Friday, October 1, 2004

Add a second monitor without adding a second monitor


By David Gewirtz

I want you to remember back to when you were a kid, when you could imagine anything, and even the weirdest, silliest, funniest things seemed possible. I want you to get into that mindset, into the mindset where it's OK if reality gets slightly bent, slightly distorted.

Arthur C. Clarke once said, "Any sufficiently advanced technology is indistinguishable from magic." I want you to get yourself to the point where you're ready to accept the existence of magic, accept that things can disappear from here ... and appear over there.

Now, once you're in that state, there's a better chance you'll be able to understand a magical little product called MaxiVista, an amazing piece of software that seems to violate the space/time continuum. To help you along this magical road, I'll need to be a bit more eliptical. Don't worry -- it'll all make some sort of twisted sense by the time I'm done.

Imagine the magic

Since you're imagining, I want you to imagine your computer's monitor. You've got a certain amount of workspace on it, perhaps 1024x768 pixels or even 1280x1024 pixels. In any case, you've got a finite amount working space.

Now, imagine you've got Photoshop or some other photo editing program open. You've got a bunch of palettes open and slowly, the picture you're trying to edit is getting buried under a mount of palettes, toolbars, and windows. Wouldn't it be cool if you could stick all your palettes and toolbars on another screen, leaving the whole monitor in front of you available for photo editing?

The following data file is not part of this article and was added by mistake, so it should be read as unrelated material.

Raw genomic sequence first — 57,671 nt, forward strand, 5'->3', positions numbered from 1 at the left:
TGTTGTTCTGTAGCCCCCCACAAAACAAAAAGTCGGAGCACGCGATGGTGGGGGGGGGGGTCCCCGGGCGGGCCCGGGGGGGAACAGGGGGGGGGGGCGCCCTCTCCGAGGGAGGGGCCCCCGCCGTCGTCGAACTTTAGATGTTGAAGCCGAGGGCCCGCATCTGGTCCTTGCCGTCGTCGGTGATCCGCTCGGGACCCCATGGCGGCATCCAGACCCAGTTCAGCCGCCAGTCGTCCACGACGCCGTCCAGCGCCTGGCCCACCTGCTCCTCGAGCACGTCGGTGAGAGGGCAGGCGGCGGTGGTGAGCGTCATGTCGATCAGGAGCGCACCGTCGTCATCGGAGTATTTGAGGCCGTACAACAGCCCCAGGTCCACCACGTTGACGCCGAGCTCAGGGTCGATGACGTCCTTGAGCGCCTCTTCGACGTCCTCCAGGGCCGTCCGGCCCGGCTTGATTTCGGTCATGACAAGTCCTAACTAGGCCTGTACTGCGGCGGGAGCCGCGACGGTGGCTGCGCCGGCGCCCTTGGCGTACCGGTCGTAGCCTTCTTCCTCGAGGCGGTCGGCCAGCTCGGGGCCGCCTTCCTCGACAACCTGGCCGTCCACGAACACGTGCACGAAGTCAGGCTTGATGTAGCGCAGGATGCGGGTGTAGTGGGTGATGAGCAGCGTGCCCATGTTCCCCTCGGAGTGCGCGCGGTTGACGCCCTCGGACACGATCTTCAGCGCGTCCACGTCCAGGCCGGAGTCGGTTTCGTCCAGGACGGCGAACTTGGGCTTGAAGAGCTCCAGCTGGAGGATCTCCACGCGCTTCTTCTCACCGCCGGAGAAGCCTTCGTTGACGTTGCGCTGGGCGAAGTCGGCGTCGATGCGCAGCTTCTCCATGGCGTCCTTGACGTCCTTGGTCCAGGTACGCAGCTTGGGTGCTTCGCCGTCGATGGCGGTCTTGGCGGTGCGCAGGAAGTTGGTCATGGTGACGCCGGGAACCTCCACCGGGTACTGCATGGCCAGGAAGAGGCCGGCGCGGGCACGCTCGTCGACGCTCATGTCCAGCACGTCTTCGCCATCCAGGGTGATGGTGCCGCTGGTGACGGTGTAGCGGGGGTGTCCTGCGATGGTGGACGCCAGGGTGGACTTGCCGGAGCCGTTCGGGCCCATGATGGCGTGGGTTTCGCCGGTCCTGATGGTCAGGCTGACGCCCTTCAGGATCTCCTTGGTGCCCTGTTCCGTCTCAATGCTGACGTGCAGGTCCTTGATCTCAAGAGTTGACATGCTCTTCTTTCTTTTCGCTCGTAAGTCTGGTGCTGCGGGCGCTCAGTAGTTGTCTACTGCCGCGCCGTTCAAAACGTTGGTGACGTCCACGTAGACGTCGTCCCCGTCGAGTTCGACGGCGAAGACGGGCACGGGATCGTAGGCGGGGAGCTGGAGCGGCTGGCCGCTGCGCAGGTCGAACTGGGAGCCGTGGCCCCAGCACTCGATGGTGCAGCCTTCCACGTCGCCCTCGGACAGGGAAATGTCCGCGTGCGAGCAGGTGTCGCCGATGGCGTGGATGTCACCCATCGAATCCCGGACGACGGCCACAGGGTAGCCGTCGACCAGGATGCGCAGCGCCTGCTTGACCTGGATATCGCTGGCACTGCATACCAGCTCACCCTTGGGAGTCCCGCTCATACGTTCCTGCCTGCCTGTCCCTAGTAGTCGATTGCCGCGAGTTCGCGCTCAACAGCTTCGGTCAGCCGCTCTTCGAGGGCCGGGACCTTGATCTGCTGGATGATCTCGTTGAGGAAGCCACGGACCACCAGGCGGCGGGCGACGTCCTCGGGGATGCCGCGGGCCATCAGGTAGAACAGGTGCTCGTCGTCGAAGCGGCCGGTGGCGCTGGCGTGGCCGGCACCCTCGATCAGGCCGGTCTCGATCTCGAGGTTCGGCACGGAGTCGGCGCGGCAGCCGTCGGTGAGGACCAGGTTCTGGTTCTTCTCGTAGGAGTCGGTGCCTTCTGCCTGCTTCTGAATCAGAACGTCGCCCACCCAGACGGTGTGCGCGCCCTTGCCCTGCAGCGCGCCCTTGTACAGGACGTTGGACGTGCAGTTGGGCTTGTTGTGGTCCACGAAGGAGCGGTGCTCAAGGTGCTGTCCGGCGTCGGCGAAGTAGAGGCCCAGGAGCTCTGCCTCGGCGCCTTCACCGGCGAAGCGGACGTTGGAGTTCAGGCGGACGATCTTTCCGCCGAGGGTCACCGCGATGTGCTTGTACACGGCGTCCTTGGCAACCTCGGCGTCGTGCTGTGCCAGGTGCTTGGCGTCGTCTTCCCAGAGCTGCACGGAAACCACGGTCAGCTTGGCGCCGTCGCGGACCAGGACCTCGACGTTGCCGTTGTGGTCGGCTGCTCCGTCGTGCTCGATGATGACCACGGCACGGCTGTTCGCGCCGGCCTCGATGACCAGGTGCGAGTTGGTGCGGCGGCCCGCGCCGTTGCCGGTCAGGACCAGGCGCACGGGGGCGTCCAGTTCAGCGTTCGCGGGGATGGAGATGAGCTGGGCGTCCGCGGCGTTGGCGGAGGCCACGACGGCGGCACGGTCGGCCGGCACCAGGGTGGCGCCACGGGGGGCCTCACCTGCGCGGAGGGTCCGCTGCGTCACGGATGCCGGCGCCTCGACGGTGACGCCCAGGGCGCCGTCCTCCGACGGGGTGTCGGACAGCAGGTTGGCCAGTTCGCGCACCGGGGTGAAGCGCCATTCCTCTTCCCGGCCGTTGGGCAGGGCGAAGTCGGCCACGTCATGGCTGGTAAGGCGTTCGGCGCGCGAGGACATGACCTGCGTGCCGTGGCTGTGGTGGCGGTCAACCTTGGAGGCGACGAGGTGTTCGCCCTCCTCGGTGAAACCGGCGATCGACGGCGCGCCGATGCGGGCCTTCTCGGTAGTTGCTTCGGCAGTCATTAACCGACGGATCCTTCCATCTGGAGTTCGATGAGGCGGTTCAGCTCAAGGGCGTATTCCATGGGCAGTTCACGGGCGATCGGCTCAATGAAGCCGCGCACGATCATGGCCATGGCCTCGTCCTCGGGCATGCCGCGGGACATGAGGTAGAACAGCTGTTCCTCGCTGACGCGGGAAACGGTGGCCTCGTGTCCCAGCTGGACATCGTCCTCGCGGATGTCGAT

Yeah, I know, you're saying "Been there, done that." Just add another video card and a separate monitor. True, that's one way to go. In fact, that's what I've got on my desktop. I've got a second monitor that's used for just such a purpose. But remember, we're talking about magic, and while a second monitor and video card are workable solutions, they're not magic.

Instead, let's put our thinking caps on and explore the world of "what if." Let's think about how we'd create extra space on our desktops if we weren't constrained by the physical laws of reality and the entire magical world was open to us. Maybe we'd try a different approach. Here's one...

If you're like me, you've likely got a laptop in addition to that desktop computer of yours. When you're at home (or in the office), the laptop just sits in its case, lonely, missing your soft, gentle touch upon its keys, missing the opportunity for its glowing LCD to shine its happy light upon your face.